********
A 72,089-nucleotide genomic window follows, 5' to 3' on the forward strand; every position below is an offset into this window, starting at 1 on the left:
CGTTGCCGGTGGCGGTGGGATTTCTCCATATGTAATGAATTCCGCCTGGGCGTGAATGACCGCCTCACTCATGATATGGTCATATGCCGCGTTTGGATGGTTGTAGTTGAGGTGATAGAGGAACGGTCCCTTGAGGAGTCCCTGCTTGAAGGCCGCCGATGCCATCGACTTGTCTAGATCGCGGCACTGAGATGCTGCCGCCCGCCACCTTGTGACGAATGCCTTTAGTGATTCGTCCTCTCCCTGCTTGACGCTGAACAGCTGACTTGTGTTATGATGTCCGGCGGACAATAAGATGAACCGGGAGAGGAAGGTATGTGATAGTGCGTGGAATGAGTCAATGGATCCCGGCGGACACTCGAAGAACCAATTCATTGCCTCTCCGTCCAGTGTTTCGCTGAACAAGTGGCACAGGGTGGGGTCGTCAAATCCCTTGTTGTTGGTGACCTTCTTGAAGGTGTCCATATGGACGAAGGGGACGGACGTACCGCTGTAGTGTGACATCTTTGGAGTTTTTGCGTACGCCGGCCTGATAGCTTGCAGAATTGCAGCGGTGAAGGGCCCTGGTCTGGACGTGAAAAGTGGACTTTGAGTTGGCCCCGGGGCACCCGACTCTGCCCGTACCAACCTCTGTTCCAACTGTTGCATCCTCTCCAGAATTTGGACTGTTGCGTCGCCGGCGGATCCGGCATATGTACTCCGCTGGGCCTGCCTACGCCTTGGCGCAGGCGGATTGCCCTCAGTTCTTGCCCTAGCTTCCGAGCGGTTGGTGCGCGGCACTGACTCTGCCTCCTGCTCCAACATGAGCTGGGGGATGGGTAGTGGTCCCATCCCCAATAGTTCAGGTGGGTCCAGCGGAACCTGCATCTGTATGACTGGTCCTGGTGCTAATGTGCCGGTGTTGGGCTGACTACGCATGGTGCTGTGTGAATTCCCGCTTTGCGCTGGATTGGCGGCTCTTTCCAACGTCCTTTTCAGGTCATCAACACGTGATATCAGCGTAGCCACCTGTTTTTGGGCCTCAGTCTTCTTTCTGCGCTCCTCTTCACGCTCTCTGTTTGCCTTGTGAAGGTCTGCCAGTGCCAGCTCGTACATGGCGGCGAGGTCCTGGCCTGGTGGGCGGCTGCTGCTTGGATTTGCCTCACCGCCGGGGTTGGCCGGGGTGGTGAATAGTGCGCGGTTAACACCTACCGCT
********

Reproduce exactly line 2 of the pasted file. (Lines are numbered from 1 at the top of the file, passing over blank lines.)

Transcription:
CGTTGCCGGTGGCGGTGGGATTTCTCCATATGTAATGAATTCCGCCTGGGCGTGAATGACCGCCTCACTCATGATATGGTCATATGCCGCGTTTGGATGGTTGTAGTTGAGGTGATAGAGGAACGGTCCCTTGAGGAGTCCCTGCTTGAAGGCCGCCGATGCCATCGACTTGTCTAGATCGCGGCACTGAGATGCTGCCGCCCGCCACCTTGTGACGAATGCCTTTAGTGATTCGTCCTCTCCCTGCTTGACGCTGAACAGCTGACTTGTGTTATGATGTCCGGCGGACAATAAGATGAACCGGGAGAGGAAGGTATGTGATAGTGCGTGGAATGAGTCAATGGATCCCGGCGGACACTCGAAGAACCAATTCATTGCCTCTCCGTCCAGTGTTTCGCTGAACAAGTGGCACAGGGTGGGGTCGTCAAATCCCTTGTTGTTGGTGACCTTCTTGAAGGTGTCCATATGGACGAAGGGGACGGACGTACCGCTGTAGTGTGACATCTTTGGAGTTTTTGCGTACGCCGGCCTGATAGCTTGCAGAATTGCAGCGGTGAAGGGCCCTGGTCTGGACGTGAAAAGTGGACTTTGAGTTGGCCCCGGGGCACCCGACTCTGCCCGTACCAACCTCTGTTCCAACTGTTGCATCCTCTCCAGAATTTGGACTGTTGCGTCGCCGGCGGATCCGGCATATGTACTCCGCTGGGCCTGCCTACGCCTTGGCGCAGGCGGATTGCCCTCAGTTCTTGCCCTAGCTTCCGAGCGGTTGGTGCGCGGCACTGACTCTGCCTCCTGCTCCAACATGAGCTGGGGGATGGGTAGTGGTCCCATCCCCAATAGTTCAGGTGGGTCCAGCGGAACCTGCATCTGTATGACTGGTCCTGGTGCTAATGTGCCGGTGTTGGGCTGACTACGCATGGTGCTGTGTGAATTCCCGCTTTGCGCTGGATTGGCGGCTCTTTCCAACGTCCTTTTCAGGTCATCAACACGTGATATCAGCGTAGCCACCTGTTTTTGGGCCTCAGTCTTCTTTCTGCGCTCCTCTTCACGCTCTCTGTTTGCCTTGTGAAGGTCTGCCAGTGCCAGCTCGTACATGGCGGCGAGGTCCTGGCCTGGTGGGCGGCTGCTGCTTGGATTTGCCTCACCGCCGGGGTTGGCCGGGGTGGTGAATAGTGCGCGGTTAACACCTACCGCT